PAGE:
The next fastest frequency waves are alpha waves. They occur during times of alert relaxation. When you close your eyes and relax or meditate, you will have an increase in alpha brainwaves in the posterior regions of the brain.
Beta waves are generally the fastest frequency waves in the brain. They show up when we are actively engaged in a mentally stimulating activity. This could be something like giving a performance, having a debate, or solving a complex problem. Beta waves are necessary for sustained focus on external tasks.
Like the slower frequency waves, alpha and beta waves are crucial for proper brain functioning, but if they occur at the wrong times or are diminished, then the brain won’t be functioning at its ideal capacity.
Neurofeedback training will help you learn to control, improve and strengthen your own brainwave patterns to a healthier state of functioning, which in turn, helps patients overcome their depression-related symptoms.
One of the most significant benefits of neurofeedback therapy is that it is non-invasive and drug-free, making it a unique choice for sufferers of depression.
In addition, neurofeedback aims to address the symptoms that accompany depression, like behavioral issues, anxiety, sleep problems, and poor concentration.
By simply addressing the underlying abnormalities and dysregulation in the brain that can contribute to depression, patients can achieve long-term symptom relief without the need for medications.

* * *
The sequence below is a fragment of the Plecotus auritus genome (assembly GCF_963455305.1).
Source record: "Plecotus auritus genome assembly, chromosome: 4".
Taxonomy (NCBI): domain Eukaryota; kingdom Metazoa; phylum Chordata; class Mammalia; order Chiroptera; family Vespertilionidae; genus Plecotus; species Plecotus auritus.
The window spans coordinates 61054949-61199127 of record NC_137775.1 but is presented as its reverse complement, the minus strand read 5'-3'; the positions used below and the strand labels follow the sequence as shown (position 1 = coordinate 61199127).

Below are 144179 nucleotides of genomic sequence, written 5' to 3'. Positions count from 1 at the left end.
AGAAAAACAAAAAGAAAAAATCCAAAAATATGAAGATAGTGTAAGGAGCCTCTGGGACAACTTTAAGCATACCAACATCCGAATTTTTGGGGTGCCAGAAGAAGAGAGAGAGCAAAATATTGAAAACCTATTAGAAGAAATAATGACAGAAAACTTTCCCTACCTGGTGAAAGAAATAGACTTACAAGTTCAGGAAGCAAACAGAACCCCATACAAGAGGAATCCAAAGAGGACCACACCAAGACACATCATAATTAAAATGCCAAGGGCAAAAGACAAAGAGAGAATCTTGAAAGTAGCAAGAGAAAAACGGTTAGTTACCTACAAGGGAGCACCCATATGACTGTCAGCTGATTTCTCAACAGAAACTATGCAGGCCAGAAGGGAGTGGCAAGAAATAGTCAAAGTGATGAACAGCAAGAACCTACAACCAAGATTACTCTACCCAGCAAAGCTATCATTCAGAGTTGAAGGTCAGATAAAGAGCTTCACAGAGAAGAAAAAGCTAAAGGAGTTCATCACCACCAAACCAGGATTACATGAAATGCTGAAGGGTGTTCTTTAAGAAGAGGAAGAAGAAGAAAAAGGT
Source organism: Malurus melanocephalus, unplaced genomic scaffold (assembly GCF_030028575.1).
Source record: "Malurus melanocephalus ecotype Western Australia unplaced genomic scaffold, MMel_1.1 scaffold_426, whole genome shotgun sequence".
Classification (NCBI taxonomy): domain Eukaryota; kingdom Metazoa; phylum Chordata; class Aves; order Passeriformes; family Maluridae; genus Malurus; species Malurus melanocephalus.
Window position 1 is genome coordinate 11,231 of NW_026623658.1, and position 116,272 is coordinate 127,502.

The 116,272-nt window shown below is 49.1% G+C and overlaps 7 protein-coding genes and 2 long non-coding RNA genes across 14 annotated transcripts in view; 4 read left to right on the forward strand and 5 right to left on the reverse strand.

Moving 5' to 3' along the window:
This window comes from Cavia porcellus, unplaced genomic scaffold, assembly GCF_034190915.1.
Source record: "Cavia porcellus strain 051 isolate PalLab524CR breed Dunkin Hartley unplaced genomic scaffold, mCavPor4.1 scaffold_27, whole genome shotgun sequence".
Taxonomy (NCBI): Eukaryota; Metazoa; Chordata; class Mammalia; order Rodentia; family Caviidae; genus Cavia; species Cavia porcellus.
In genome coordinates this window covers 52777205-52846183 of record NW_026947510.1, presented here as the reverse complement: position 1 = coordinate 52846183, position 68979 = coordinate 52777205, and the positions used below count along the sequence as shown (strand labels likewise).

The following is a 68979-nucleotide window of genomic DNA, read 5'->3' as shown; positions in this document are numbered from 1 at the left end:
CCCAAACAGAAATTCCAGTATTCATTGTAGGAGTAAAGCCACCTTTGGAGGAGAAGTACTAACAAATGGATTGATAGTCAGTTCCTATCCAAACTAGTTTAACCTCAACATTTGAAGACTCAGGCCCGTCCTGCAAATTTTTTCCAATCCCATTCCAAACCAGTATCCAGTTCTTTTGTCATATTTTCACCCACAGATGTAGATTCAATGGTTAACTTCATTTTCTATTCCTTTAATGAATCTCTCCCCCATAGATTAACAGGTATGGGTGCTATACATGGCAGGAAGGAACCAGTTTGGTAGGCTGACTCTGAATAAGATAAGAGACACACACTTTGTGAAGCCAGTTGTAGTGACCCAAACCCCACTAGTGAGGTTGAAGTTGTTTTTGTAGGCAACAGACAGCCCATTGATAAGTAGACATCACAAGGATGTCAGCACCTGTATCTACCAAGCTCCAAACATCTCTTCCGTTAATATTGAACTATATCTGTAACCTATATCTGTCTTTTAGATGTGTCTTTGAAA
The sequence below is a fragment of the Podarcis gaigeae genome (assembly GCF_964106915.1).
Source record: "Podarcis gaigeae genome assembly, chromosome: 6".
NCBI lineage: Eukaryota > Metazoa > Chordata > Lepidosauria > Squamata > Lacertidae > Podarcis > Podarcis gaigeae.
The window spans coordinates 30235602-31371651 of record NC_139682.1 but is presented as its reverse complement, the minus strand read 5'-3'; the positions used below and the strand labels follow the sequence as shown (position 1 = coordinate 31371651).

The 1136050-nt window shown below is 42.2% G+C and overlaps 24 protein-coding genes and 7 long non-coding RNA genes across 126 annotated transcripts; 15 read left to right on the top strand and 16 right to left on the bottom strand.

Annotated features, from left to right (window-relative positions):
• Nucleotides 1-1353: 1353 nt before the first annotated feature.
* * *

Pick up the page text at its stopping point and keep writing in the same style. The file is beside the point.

Neurofeedback therapy is an incredibly safe treatment for depression. Most common treatments for clinical depression include some form of medication.
Patients who have tried medication know that it can be inconvenient at best and dangerous at worst. Drugs can have unwanted side effects and can take a prolonged period of time to attempt to identify the optimal dosages. Furthermore, even if an effective dose is discovered, this relief may be temporary as some individuals will develop a tolerance to the medications, requiring the dosage to be increased in order to maintain its effectiveness.
Instead of the trial-and-error method of finding the proper medication type and amount, neurofeedback doesn’t require the prolonged process, has a minimal risk of adverse effects, and is able to target the root of the problem (i.e., the underlying brainwave dysregulation), rather than simply trying to compensate for it through the use of drugs.